Traditionally, the process of gathering actionable workload characteristics and performance details has been complex and resource-intensive, typically taking months to complete. Even then, if your data usage is not accurate, your data centre solution may end up being over or underprovisioned, or over budget.
This is where a Data#3 Data Centre Assessment steps in. Using Live Optics – a lightweight, remote and agentless software – the specialist team can quickly collect, visualise and share data about a customer’s infrastructure and workloads. This drastically simplifies the formerly clunky discovery process, enabling us to analyse the data and gain a deeper, real-world understanding of workload performance. Ultimately, the Data Centre Assessment creates a mutual data-led understanding of optimal project requirements.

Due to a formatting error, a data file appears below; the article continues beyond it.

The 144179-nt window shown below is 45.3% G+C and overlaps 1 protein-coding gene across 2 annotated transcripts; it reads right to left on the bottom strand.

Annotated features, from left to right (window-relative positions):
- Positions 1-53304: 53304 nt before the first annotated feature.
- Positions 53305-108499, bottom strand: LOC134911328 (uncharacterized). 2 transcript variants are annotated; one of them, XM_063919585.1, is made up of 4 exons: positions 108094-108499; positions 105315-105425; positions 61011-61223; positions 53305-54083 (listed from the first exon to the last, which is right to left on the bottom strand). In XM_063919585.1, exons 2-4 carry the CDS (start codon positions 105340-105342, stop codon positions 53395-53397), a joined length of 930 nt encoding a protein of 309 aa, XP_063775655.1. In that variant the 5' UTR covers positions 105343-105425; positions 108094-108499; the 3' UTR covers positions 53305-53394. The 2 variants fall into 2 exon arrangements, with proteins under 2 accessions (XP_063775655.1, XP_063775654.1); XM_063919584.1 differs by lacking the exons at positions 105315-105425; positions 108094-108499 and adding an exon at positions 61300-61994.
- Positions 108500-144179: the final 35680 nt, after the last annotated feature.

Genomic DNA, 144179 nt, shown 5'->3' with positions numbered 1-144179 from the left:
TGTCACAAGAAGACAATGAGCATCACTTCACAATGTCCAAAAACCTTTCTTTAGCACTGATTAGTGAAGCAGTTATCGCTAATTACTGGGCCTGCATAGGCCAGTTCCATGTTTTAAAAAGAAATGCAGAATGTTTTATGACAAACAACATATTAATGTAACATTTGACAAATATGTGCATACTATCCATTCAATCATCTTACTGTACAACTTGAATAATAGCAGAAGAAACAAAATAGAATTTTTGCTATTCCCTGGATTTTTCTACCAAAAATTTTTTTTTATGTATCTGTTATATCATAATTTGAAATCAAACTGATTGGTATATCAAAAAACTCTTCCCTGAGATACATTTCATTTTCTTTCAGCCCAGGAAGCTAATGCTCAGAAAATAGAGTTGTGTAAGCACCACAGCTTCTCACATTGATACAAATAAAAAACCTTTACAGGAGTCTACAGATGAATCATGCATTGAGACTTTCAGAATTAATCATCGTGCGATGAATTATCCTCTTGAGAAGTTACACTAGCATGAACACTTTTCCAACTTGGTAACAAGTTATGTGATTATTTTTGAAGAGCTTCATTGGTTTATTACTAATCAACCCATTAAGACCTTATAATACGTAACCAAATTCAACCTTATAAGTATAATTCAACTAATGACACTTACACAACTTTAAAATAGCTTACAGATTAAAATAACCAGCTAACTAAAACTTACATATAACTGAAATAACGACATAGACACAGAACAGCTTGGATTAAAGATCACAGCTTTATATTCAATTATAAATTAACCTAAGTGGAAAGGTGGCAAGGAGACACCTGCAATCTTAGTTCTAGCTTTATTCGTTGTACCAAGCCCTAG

Let’s break down exactly what insights can be gained from the assessment exercise.
When considering a data centre refresh or consolidation, understanding consumption and how these resources are being allocated and utilised is key to guiding the right infrastructure decisions. Too much and you’ll be overspending, too little and you will be under delivering. Data#3’s Data Centre Assessments uncover which resources are being underutilised, overutilised, or creating performance issues – which too could reveal hidden assets that have been unknowingly consuming resources, or wasted resources that are whittling away budget.
The assessment can also serve as a catalyst to initiate an internal clean up process. If consumption isn’t organic, it can be a key indicator that teams are not undertaking regular or thorough housekeeping. Shedding light on these issues can be hugely advantageous, as it allows organisations to adapt their maintenance strategy to reduce the negative impact on service levels. A data centre assessment can also help you: